Hoka has designed a trail running shoe that includes carbon-fibre plates to provide, so they claim, extra propulsion. Here are my thoughts on the Hoka Tecton X trail running shoes.
- Parallel carbon fibre plates
- Early-stage Meta-Rocker
- ProFly™ construction
- Engineered jacquard mesh
- Recycled content polyester laces
- Ghillie lacing system
- Protective toe rand
- Non-moulded EVA sockliner
- Outsole: Vibram® Megagrip with Litebase
- 4mm lug
- Zonal rubber placement
- Drop: 5mm (33mm in the back and 29mm in forefoot)
- Sizes: M: UK6.5 to UK13.5; F: UK3.5 to UK9.5
- Weight (per shoe): F: 196g; M: 240g £175
- Colours: M: Persimmon Orange / Radiant Yellow; F: Camellia / Blue Coral
- Buy: Men’s Hoka Tecton X and Women’s Hoka Tecton X (I receive a small commission for sales through this site.)
More details: Hoka Tecton X trail running shoes
Hoka have created the lightweight Tecton X trail running shoes to provide more speed and propulsion for runners. The shoes look very much like many Hoaks with thick soles and a cartoon-like shape.
I wear Hoka Torretn IIs for most of my trail runs, so I was keen to try a lighter weight shoe with more bounce.
The Hoka Tecton X upper is single-layer jacquard engineered mesh that hugs the foot. Hoka has added a non-moulded EVA sockliner to give further support inside the shoe.
The shoes have polyester laces with an undefined recycled content. These fit into a ghillie-style lacing system to make it easy to lace them up to the required tension.
Underfoot there is a a “ProFlyX™ midsole”, which Hoka reports combines a lightweight and responsive foam base with an ultra-soft foam in-sole lining.
The outsole is Hoka’s own design of Vibram® Megagrip with Litebase construction. The lugs are 4mm depth and with “zonal rubber placement”, which is meant to offer “grip where needed”.
I’d say, looking at the sole base, this is a running shoe for forest tracks and lower level trails, as well as some tarmac, but not for technical, muddy and rocky hill paths and mountain slopes.
The extra “magic” ingredient that makes Tecton X different from other Hokas is a set of two parallel carbon fibre plates which are incorporated into the build of the sole. The aim of these is to offer runners extra propulsion.
In addition, the Tecton X sole is designed with an early-stage Meta-Rocker, which places a transition zone behind the metatarsal heads and closer to the heel. The aim of this so-called Meta-Rocker is to aid running smoothness and a faster transition from the heel of the foot to the forefoot.
The deep soles are 33mm at the rear of the Hoka Tecton X shoe and 29mm in forefoot. This gives a 5mm heel-to-toe drop, which is pretty standard in trail running shoes. So, while you have lots of depth and cushioning, there is still a relatively normal heel-to-toe drop.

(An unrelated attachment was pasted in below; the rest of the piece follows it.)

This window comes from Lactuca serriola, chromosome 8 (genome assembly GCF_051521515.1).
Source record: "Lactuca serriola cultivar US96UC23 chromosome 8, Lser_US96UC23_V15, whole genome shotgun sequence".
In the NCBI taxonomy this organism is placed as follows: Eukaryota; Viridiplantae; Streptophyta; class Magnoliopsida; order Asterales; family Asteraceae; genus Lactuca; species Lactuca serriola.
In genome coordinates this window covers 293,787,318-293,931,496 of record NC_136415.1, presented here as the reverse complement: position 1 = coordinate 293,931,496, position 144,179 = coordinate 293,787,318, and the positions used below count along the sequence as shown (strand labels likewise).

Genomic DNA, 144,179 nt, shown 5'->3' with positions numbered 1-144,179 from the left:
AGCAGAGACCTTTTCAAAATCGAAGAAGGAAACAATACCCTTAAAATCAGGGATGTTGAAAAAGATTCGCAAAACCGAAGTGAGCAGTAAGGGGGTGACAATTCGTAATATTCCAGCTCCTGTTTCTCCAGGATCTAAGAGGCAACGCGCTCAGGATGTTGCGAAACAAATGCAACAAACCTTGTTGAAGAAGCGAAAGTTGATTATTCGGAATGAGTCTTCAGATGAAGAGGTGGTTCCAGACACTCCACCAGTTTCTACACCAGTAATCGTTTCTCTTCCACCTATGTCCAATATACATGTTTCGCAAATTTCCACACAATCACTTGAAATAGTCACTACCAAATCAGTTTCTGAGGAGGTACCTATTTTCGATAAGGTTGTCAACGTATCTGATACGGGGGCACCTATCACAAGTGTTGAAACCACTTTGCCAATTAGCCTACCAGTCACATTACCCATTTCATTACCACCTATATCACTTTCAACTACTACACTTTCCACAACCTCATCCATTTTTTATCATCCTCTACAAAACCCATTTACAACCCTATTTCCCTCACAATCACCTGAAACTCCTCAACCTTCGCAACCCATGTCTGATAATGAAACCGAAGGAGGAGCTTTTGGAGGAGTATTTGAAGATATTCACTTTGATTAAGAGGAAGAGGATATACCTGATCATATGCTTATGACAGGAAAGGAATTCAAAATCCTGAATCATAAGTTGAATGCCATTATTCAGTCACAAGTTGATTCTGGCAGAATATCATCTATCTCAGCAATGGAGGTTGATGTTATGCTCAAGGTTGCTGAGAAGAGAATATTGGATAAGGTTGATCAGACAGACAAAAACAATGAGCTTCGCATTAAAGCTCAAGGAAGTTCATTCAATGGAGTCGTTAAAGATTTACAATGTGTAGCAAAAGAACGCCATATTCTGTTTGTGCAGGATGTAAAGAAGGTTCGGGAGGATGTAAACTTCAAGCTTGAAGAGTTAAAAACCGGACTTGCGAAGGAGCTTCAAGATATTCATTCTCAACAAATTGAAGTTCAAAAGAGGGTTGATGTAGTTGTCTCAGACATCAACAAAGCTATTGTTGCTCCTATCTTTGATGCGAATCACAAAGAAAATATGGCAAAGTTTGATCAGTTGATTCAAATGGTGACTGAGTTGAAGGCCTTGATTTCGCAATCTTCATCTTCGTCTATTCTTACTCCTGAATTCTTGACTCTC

The shoes weigh an average 196g per shoe for a female size and around 240g for the male shoe. This is lightweight for a shoe with so much cushioning.
My review: Hoka Tecton X trail running shoes
The Hoka Tecton X shoe certainly feels lightweight. It is immediately very comfortable, especially underfoot. Hoka are known for there cushioning and the Tecton X is a delight if you like lots of cushioning and bounce. Not everyone does but I do for most of my trail running so I enjoyed the Hoka Tecton X shoe.
The upper looks wide but it nicely hugs my foot. I have a narrow foot and I was happy with how the shoe fits. The ghillie lacing system allows you to achieve an even support across the top of the foot, too. The only problem with the ghillie style is they have more potential to wear out/ rip. The loops are made from strips of fabric, rather than the usual eyelets built into the fabric of the upper.
Running in the shoes, whether on tarmac or trails, feels really good. There is an excellent ratio of cushioning to response and power. Some cushioned shoes make me feel like I am losing energy with every step, but not in the Tecton X shoes.
I have no idea if it’s the carbon fibre plates that provide some of this power and propulsion, or maybe it’s the rocker in the sole, but suffice to say these are really great shoes to run in.
I do have some quibbles. The heel cup feels quite deep and has more volume than I like so it has the potential to niggle my Achilles tendon. I am susceptible to this so I usually choose a running shoe with a heel cup that is fairly shallow. It’s almost as if these shoes are too comfortable, like a pair of slippers.
The Tecton X shoes are best for easier going trails, hard packed tracks and tarmac. I don’t feel comfortable on technical terrain because when the trails get gnarly I need to be closer to the ground and feel the paths and track more closely.
On more technical trails, I went over on my ankles a couple of times and felt quite a few unstable wobbles. You need to keep in mind that despite paying a lot of money for these shoes they will be useful for limited types of terrain.
Another negative is that there is only one colour choice for the male and the female shoes. I like the orange but if you don’t, there is no other option. Maybe Hoka will make more colours once they gauge the popularity of the shoe.
These shoes are not cheap and the extra cost could be accounted for by the new design and carbon fibre plates. They do make me feel like I have more energy and bounce when running. But they have limited use and I am not sure I like the fit at the heel cup.
If you like Hoka you may well find yourself a big fan of the Hoka Tecton X running shoes. They are an innovative concept but only if you can afford to try them.